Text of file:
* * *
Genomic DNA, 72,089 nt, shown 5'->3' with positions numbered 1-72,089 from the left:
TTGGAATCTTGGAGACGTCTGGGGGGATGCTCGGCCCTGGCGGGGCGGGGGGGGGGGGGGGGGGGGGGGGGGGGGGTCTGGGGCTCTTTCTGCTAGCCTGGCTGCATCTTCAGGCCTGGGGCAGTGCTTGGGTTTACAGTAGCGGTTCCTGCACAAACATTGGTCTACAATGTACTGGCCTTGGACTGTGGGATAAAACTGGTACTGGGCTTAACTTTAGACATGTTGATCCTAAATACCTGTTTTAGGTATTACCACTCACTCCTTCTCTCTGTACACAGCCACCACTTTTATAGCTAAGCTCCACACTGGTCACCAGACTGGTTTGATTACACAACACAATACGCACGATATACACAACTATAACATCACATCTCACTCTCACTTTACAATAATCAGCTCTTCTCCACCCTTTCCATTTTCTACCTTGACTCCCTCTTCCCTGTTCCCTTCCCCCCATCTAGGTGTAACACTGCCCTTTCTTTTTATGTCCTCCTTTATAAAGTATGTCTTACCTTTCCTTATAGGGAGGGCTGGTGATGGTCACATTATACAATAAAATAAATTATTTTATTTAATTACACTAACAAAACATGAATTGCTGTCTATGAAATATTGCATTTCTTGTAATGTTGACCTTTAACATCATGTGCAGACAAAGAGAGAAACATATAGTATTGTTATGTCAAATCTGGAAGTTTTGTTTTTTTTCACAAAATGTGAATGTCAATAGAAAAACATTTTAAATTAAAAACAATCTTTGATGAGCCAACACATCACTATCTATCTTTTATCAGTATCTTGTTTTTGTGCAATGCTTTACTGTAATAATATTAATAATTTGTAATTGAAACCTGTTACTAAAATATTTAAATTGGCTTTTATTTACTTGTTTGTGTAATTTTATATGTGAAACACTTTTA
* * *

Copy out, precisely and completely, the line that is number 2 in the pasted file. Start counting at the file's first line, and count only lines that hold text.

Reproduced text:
TTGGAATCTTGGAGACGTCTGGGGGGATGCTCGGCCCTGGCGGGGCGGGGGGGGGGGGGGGGGGGGGGGGGGGGGGTCTGGGGCTCTTTCTGCTAGCCTGGCTGCATCTTCAGGCCTGGGGCAGTGCTTGGGTTTACAGTAGCGGTTCCTGCACAAACATTGGTCTACAATGTACTGGCCTTGGACTGTGGGATAAAACTGGTACTGGGCTTAACTTTAGACATGTTGATCCTAAATACCTGTTTTAGGTATTACCACTCACTCCTTCTCTCTGTACACAGCCACCACTTTTATAGCTAAGCTCCACACTGGTCACCAGACTGGTTTGATTACACAACACAATACGCACGATATACACAACTATAACATCACATCTCACTCTCACTTTACAATAATCAGCTCTTCTCCACCCTTTCCATTTTCTACCTTGACTCCCTCTTCCCTGTTCCCTTCCCCCCATCTAGGTGTAACACTGCCCTTTCTTTTTATGTCCTCCTTTATAAAGTATGTCTTACCTTTCCTTATAGGGAGGGCTGGTGATGGTCACATTATACAATAAAATAAATTATTTTATTTAATTACACTAACAAAACATGAATTGCTGTCTATGAAATATTGCATTTCTTGTAATGTTGACCTTTAACATCATGTGCAGACAAAGAGAGAAACATATAGTATTGTTATGTCAAATCTGGAAGTTTTGTTTTTTTTCACAAAATGTGAATGTCAATAGAAAAACATTTTAAATTAAAAACAATCTTTGATGAGCCAACACATCACTATCTATCTTTTATCAGTATCTTGTTTTTGTGCAATGCTTTACTGTAATAATATTAATAATTTGTAATTGAAACCTGTTACTAAAATATTTAAATTGGCTTTTATTTACTTGTTTGTGTAATTTTATATGTGAAACACTTTTA